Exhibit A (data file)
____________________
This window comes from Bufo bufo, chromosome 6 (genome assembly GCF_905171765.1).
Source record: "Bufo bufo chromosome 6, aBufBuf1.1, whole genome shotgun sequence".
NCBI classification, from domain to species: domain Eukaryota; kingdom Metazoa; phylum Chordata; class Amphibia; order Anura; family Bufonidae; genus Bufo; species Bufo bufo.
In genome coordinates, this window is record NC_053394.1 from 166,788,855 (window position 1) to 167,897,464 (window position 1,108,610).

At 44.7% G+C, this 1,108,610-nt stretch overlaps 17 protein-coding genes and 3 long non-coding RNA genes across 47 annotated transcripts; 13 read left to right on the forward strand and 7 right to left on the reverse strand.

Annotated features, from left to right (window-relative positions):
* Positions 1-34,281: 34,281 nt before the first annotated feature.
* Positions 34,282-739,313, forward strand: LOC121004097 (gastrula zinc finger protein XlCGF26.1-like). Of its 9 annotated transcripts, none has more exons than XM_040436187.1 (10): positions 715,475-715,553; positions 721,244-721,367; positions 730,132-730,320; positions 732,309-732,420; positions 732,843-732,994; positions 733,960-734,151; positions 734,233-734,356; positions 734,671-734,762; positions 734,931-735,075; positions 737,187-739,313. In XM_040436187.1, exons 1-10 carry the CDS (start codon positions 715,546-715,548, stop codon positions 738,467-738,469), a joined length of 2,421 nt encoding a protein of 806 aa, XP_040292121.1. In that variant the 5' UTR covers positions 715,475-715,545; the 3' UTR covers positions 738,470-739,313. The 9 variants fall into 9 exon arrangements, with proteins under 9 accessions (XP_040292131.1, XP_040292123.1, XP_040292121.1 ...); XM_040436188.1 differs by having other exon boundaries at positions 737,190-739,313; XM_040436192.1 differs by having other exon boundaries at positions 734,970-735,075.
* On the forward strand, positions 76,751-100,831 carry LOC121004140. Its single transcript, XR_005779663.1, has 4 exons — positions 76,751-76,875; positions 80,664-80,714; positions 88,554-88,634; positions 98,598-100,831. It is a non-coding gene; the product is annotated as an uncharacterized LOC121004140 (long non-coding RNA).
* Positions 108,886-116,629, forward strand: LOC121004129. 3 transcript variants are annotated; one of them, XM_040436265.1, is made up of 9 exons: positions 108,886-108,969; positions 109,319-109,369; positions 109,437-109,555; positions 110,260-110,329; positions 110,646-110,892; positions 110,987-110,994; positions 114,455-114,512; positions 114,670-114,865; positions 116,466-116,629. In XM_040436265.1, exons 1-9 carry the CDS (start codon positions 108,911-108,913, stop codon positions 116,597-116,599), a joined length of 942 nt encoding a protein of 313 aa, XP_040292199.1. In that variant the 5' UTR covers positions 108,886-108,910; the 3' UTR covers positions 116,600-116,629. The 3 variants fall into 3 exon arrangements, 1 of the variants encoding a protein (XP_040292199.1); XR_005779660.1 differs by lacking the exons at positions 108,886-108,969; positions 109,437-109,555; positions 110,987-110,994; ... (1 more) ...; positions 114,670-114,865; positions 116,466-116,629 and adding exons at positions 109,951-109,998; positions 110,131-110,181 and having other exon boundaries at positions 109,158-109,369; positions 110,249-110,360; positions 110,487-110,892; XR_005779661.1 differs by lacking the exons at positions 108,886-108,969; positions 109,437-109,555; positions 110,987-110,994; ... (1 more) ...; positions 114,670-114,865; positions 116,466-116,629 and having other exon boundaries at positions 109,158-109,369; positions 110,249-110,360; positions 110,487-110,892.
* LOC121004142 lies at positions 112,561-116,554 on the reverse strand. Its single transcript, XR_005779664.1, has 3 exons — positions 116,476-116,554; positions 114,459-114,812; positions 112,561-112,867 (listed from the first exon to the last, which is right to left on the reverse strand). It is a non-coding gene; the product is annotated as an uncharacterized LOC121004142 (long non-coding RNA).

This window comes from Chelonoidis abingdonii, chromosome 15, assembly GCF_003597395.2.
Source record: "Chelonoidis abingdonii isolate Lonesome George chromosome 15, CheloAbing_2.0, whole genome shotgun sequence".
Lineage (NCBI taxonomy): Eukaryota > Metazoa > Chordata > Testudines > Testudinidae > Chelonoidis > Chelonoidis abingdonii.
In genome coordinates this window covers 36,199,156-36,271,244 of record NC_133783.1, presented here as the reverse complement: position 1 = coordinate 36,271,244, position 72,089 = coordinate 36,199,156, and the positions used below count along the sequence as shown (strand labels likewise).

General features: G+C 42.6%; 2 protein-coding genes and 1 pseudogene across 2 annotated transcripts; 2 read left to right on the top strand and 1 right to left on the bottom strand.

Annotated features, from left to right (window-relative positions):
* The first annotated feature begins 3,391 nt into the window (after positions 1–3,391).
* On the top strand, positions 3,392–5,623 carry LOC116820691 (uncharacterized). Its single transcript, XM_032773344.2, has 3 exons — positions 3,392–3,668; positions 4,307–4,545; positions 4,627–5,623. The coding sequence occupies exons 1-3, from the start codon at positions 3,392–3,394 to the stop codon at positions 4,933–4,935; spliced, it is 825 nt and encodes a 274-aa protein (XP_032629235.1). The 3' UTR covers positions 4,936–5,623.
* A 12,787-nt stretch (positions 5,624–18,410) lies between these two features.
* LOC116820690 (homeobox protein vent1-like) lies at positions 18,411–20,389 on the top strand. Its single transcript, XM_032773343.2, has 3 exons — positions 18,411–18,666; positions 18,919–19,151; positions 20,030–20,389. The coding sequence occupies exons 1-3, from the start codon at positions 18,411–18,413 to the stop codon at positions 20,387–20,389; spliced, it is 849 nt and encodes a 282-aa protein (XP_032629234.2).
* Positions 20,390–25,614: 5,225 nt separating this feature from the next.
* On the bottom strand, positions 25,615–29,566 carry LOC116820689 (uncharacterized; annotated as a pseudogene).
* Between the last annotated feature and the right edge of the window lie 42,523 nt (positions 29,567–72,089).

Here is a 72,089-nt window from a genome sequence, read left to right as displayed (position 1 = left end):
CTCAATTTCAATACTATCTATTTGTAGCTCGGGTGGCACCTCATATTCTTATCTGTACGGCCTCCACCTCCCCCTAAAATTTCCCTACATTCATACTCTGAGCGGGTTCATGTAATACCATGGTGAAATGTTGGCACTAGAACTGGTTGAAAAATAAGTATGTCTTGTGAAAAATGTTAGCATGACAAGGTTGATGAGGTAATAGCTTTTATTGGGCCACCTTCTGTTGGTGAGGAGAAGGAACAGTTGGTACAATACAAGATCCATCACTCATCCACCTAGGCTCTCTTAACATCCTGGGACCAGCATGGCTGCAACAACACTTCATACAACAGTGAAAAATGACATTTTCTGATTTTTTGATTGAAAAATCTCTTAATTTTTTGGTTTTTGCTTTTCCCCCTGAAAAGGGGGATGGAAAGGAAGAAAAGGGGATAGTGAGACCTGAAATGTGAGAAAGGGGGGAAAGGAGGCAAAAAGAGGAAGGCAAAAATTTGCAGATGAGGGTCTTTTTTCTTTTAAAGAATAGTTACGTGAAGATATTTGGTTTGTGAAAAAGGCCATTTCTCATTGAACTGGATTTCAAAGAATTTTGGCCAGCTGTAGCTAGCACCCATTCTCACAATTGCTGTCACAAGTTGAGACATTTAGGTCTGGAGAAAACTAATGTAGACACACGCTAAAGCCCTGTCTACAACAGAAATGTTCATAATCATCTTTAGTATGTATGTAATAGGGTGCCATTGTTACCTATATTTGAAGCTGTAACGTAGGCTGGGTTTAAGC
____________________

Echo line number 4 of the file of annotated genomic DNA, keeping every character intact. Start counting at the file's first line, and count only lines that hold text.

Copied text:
In genome coordinates, this window is record NC_053394.1 from 166,788,855 (window position 1) to 167,897,464 (window position 1,108,610).